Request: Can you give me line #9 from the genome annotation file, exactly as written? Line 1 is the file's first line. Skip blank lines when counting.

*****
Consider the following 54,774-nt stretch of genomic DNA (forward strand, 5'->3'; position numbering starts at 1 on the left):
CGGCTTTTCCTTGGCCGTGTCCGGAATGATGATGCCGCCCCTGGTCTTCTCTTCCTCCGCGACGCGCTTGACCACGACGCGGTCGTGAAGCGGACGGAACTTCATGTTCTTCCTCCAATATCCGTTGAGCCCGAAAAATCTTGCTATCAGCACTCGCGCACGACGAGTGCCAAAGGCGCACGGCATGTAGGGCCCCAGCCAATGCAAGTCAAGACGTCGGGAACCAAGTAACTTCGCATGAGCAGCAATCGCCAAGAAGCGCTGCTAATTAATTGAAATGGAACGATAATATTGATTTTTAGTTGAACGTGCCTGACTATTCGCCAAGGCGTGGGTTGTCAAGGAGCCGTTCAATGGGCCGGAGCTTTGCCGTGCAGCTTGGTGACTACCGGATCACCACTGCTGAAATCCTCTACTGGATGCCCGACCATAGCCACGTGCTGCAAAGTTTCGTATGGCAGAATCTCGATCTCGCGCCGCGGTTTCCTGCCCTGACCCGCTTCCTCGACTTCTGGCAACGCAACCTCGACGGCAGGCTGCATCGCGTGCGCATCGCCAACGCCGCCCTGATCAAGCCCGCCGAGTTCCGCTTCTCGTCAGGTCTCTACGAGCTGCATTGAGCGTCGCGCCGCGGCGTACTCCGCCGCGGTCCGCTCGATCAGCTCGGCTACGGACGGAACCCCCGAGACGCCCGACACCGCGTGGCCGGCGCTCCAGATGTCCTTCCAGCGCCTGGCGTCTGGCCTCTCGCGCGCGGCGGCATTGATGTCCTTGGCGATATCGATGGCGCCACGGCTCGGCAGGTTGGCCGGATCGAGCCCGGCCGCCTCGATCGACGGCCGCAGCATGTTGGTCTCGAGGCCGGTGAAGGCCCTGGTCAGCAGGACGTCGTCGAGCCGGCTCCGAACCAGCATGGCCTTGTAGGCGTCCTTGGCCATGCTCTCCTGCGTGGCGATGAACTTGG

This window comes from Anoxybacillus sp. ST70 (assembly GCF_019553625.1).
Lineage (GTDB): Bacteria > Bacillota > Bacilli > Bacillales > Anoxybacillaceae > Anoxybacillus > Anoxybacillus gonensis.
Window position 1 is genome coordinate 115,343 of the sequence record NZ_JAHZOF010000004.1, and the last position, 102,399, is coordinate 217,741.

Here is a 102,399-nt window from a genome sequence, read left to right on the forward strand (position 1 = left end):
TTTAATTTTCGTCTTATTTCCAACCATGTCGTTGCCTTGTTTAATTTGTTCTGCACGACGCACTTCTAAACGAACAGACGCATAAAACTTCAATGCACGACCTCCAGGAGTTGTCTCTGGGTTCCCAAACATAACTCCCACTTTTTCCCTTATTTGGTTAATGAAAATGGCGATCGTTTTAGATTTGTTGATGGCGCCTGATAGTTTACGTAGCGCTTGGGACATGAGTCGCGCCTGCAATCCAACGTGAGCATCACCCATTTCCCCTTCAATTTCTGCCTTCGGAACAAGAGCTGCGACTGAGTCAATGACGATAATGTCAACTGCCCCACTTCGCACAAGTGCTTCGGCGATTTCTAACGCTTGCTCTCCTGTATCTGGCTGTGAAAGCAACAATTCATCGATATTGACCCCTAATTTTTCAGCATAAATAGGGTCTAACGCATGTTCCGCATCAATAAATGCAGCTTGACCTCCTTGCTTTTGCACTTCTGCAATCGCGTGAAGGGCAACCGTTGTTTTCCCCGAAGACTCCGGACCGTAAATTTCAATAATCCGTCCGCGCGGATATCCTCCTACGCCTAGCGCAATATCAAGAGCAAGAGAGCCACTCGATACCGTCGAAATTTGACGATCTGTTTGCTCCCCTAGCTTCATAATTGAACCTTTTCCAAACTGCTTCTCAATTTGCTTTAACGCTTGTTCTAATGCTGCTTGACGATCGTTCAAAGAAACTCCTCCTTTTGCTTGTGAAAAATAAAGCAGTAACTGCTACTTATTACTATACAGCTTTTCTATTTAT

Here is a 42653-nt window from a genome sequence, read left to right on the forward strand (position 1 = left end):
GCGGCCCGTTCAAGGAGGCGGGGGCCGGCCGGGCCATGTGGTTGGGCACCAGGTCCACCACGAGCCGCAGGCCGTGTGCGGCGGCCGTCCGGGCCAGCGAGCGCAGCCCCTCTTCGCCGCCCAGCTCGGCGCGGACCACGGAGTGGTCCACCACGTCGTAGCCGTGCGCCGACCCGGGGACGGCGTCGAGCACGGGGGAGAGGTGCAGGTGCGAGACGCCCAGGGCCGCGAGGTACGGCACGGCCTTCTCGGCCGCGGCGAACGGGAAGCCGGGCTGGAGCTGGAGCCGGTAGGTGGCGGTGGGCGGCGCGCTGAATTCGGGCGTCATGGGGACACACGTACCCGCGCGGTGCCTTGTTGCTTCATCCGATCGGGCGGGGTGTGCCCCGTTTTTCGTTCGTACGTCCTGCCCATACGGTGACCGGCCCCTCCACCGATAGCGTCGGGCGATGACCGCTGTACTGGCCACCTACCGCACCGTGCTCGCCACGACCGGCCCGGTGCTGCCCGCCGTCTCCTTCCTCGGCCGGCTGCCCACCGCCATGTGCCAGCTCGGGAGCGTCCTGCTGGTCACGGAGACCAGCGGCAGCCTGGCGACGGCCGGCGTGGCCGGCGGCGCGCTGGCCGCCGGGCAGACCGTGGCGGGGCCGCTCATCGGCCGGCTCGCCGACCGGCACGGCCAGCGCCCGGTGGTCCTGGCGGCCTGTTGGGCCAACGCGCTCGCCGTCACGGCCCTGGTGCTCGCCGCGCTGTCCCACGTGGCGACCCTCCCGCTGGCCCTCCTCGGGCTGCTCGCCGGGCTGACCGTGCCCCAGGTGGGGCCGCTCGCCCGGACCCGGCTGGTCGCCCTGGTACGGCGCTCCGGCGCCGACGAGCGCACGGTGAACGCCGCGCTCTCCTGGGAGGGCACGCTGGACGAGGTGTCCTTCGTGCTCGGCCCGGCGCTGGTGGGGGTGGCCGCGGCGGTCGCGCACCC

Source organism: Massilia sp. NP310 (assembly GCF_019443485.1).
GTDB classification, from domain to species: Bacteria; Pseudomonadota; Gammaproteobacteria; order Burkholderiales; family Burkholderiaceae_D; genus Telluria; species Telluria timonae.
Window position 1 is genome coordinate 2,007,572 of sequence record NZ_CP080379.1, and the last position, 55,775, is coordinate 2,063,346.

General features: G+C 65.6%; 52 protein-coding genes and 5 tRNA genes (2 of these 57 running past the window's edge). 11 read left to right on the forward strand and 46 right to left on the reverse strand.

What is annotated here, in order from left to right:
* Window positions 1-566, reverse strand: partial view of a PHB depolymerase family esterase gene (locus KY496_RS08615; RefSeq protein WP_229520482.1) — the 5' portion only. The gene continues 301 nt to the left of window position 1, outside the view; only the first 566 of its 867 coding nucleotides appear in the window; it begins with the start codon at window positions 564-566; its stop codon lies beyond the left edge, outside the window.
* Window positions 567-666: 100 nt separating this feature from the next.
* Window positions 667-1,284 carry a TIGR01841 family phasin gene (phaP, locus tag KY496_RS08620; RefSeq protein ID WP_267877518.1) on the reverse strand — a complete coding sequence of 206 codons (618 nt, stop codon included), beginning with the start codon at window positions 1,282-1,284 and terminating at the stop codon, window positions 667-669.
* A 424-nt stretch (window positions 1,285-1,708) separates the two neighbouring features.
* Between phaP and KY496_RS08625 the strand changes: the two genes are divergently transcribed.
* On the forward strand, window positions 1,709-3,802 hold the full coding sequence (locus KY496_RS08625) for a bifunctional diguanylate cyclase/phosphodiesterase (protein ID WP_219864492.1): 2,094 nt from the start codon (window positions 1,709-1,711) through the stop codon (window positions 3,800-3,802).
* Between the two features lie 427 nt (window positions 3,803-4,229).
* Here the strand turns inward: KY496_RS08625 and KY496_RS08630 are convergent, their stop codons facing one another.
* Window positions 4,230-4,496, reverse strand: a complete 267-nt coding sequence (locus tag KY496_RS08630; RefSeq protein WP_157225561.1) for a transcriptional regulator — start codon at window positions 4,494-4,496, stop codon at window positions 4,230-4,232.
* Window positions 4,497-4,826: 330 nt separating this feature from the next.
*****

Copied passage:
GCGGCCCGTTCAAGGAGGCGGGGGCCGGCCGGGCCATGTGGTTGGGCACCAGGTCCACCACGAGCCGCAGGCCGTGTGCGGCGGCCGTCCGGGCCAGCGAGCGCAGCCCCTCTTCGCCGCCCAGCTCGGCGCGGACCACGGAGTGGTCCACCACGTCGTAGCCGTGCGCCGACCCGGGGACGGCGTCGAGCACGGGGGAGAGGTGCAGGTGCGAGACGCCCAGGGCCGCGAGGTACGGCACGGCCTTCTCGGCCGCGGCGAACGGGAAGCCGGGCTGGAGCTGGAGCCGGTAGGTGGCGGTGGGCGGCGCGCTGAATTCGGGCGTCATGGGGACACACGTACCCGCGCGGTGCCTTGTTGCTTCATCCGATCGGGCGGGGTGTGCCCCGTTTTTCGTTCGTACGTCCTGCCCATACGGTGACCGGCCCCTCCACCGATAGCGTCGGGCGATGACCGCTGTACTGGCCACCTACCGCACCGTGCTCGCCACGACCGGCCCGGTGCTGCCCGCCGTCTCCTTCCTCGGCCGGCTGCCCACCGCCATGTGCCAGCTCGGGAGCGTCCTGCTGGTCACGGAGACCAGCGGCAGCCTGGCGACGGCCGGCGTGGCCGGCGGCGCGCTGGCCGCCGGGCAGACCGTGGCGGGGCCGCTCATCGGCCGGCTCGCCGACCGGCACGGCCAGCGCCCGGTGGTCCTGGCGGCCTGTTGGGCCAACGCGCTCGCCGTCACGGCCCTGGTGCTCGCCGCGCTGTCCCACGTGGCGACCCTCCCGCTGGCCCTCCTCGGGCTGCTCGCCGGGCTGACCGTGCCCCAGGTGGGGCCGCTCGCCCGGACCCGGCTGGTCGCCCTGGTACGGCGCTCCGGCGCCGACGAGCGCACGGTGAACGCCGCGCTCTCCTGGGAGGGCACGCTGGACGAGGTGTCCTTCGTGCTCGGCCCGGCGCTGGTGGGGGTGGCCGCGGCGGTCGCGCACCC